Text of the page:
Saturday morning I began cleaning out the garage, after years of procrastination and excuses. I made a false start two years ago and got through a dozen boxes of memorabilia before other demands took over and the job was abandoned. The room that theoretically is supposed to be a place to park the car soon soon reverted to its wild, primordial state of recycling bins, lawn care equipment, bicycle parts, and cardboard boxes upon plastic bins of the detritus of family life: all those items you have no need for today or this season or anymore but aren’t ready to part with, not yet.
One of the most recent arrivals on the Music City craft beer scene, Tennessee Brew Works inhabits a former printing warehouse on Ewing Avenue in what appears to be becoming Nashville’s brewery district: other denizens of the SoBro neighborhood include Yazoo, Jackalope, and Czann’s. TBW took possession of the property in February 2013, began brewing last August, and opened their Tennessee Taproom onsite in October.
phirx On the Road: Asheville, North Carolina
This is the third and concluding post in my series about Asheville’s remarkable brewery restaurant Wicked Weed, which opened in December 2012.
Last week we went out to a late breakfast/early lunch at The Perch, our local crêperie par excellence. I hadn’t been by for a while, and although I was probably headed towards a cup of strong tea with my crêpe or maybe an espresso concoction, as my eye wandered over the short wine list chalked on the board I noticed their only beer offering: St. Stefanus Blonde Ale from Belgium. I suppose if they could only have one beer, it was a good choice!
In addition to being Independence Day in the United States, today is also The Session, a monthly group beer blogging event that was started in 2007 by Stan Hieronymous at Appellation Beer and Jay Brooks at Brookston Beer Bulletin. The Session occurs on the first Friday of every month; this month’s host is Bill Kostkas over at Pittsburgh Beer Snob. The topic of this month’s Session is: Beer in History.
Nashville’s first commercial brewery – simply named The Nashville Brewery – was founded in 1859 by a Jacob Stifel on the corner of High and Mulberry Streets. Several other brewing concerns and bottling companies operated in Nashville in the late 19th century, but it was Stifel’s brewery that, after several changes of ownership, became The William Gerst Brewing Company in 1893. The Gerst brewery grew to dominate the beer industry in Tennessee and throughout the American South in the early years of the 20th century, producing as much as 200,000 barrels annually and employing hundreds of people.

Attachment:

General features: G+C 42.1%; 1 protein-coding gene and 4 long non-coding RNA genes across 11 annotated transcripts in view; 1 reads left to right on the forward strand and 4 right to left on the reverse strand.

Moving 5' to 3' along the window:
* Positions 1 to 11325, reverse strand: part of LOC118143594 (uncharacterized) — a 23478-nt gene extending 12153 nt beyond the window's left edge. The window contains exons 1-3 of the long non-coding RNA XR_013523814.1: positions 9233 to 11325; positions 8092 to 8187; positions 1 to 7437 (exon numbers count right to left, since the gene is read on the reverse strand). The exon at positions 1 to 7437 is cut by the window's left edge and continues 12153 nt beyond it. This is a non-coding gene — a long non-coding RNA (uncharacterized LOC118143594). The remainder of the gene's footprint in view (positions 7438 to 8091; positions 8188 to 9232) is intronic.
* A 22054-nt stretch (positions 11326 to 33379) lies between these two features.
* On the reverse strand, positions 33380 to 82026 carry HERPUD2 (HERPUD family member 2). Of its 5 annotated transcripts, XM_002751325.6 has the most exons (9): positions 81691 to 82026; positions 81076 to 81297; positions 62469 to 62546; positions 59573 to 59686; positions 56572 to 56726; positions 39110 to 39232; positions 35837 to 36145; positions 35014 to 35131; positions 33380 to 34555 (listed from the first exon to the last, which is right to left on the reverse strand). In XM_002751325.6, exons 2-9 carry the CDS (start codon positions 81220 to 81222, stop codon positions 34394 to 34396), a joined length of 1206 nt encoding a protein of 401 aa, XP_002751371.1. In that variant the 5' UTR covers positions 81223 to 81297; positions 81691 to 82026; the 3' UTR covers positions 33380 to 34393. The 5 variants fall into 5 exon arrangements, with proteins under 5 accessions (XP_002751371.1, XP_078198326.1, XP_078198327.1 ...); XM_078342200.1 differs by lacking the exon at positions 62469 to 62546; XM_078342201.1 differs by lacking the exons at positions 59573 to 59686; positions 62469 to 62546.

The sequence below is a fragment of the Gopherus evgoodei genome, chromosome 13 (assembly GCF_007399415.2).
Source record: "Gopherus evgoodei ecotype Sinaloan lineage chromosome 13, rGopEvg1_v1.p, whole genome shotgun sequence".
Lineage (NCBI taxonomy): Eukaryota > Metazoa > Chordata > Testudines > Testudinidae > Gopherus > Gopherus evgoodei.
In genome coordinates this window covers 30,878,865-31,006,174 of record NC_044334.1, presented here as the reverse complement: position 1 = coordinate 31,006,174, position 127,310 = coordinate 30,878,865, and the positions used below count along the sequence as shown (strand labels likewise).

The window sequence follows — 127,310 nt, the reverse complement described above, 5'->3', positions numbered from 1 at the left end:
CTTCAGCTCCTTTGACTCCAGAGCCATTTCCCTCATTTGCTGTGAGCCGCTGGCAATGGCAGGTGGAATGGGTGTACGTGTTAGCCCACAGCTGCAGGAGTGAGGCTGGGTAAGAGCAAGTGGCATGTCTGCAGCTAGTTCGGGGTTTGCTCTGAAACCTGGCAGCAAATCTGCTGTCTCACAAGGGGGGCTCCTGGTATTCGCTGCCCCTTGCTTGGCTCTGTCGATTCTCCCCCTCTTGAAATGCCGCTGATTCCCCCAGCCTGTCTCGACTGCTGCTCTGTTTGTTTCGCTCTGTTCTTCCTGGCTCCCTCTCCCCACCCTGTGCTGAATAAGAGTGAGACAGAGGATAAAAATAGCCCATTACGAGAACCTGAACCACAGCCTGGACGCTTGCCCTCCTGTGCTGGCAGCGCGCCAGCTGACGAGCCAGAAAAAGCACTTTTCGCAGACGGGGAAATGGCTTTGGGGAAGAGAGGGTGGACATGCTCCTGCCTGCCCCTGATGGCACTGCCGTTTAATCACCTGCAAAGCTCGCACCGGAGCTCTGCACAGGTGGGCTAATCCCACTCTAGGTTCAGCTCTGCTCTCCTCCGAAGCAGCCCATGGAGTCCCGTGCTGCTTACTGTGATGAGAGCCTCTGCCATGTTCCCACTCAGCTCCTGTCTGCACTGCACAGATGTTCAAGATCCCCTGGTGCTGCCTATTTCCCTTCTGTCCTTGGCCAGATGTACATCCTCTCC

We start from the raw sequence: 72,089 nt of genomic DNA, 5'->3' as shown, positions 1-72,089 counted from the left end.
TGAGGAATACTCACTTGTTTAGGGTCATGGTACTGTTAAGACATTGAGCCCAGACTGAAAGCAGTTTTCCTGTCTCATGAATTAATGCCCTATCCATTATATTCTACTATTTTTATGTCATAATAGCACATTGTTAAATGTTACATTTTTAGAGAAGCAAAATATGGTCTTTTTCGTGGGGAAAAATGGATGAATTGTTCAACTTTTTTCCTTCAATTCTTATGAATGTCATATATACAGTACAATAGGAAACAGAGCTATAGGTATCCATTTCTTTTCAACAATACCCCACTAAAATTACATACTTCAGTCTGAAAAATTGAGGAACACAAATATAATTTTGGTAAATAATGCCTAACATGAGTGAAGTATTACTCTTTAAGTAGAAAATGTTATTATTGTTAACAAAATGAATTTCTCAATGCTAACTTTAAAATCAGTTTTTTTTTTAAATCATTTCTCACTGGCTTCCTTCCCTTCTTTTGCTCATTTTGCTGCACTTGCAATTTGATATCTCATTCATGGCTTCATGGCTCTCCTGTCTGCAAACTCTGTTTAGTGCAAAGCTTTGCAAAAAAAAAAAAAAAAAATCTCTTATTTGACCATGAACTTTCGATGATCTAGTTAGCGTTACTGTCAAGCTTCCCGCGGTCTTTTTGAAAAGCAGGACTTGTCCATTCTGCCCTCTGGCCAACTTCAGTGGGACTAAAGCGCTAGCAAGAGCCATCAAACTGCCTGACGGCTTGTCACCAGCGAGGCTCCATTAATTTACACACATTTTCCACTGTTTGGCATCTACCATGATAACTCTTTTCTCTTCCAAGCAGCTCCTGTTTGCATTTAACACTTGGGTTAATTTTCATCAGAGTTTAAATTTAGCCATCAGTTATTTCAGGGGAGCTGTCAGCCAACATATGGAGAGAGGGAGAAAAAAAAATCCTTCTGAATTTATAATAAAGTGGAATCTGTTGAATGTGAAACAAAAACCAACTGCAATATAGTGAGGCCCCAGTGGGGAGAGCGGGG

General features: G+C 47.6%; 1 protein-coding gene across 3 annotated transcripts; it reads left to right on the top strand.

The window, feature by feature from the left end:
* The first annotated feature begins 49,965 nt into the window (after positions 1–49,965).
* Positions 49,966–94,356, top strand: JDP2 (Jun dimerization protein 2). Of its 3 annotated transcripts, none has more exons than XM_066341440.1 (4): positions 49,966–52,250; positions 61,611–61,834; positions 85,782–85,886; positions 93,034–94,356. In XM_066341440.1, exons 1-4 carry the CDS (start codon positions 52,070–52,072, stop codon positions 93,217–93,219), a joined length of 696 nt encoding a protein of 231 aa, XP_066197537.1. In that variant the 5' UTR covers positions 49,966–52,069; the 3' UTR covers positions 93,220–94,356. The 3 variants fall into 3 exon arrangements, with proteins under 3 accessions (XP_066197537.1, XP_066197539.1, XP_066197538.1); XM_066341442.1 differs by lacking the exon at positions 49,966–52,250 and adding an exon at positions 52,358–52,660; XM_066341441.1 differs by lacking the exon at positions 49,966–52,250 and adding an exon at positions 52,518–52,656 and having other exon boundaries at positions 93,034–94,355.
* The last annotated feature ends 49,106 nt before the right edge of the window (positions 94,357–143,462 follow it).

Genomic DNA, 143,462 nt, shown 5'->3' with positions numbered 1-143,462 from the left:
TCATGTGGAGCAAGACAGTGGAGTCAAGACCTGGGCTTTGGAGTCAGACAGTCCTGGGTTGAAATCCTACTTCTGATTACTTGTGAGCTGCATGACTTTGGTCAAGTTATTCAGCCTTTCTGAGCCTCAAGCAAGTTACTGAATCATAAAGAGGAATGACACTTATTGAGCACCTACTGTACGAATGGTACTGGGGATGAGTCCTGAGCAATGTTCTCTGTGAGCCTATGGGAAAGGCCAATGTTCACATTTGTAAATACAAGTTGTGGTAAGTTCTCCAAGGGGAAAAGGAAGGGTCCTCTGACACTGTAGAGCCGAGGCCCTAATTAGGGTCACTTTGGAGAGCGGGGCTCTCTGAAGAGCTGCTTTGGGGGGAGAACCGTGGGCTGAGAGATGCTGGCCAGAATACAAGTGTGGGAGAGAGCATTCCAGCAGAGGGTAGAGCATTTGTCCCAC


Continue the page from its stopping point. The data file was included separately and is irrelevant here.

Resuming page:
In celebration of Nashville Craft Beer Week, three Black Abbey staff members who do not usually work on the brewing side of the business – although they all have home brewing backgrounds – poured pints of special small batch ales they made on successive nights at the brewery’s taproom. I am fortunate to live on the same side of town as Black Abbey, and was able to drop by the taproom each afternoon, have a pint, and talk to the brewer.
Nashville Craft Beer Week has come and gone, now we can take a breather from the frenzy and rest up for the next event. I made it to the New Belgium Tap Attack at 12 South Taproom on Thursday and dropped by all three of the staff nights at Black Abbey to try the one-night-only releases – more about these events in posts coming later this week.
Speaking of the next event: The 13th Annual Mafiaoza’s Music City Brewer’s Festival is less than three weeks away: July 19 at Walk of Fame Park downtown!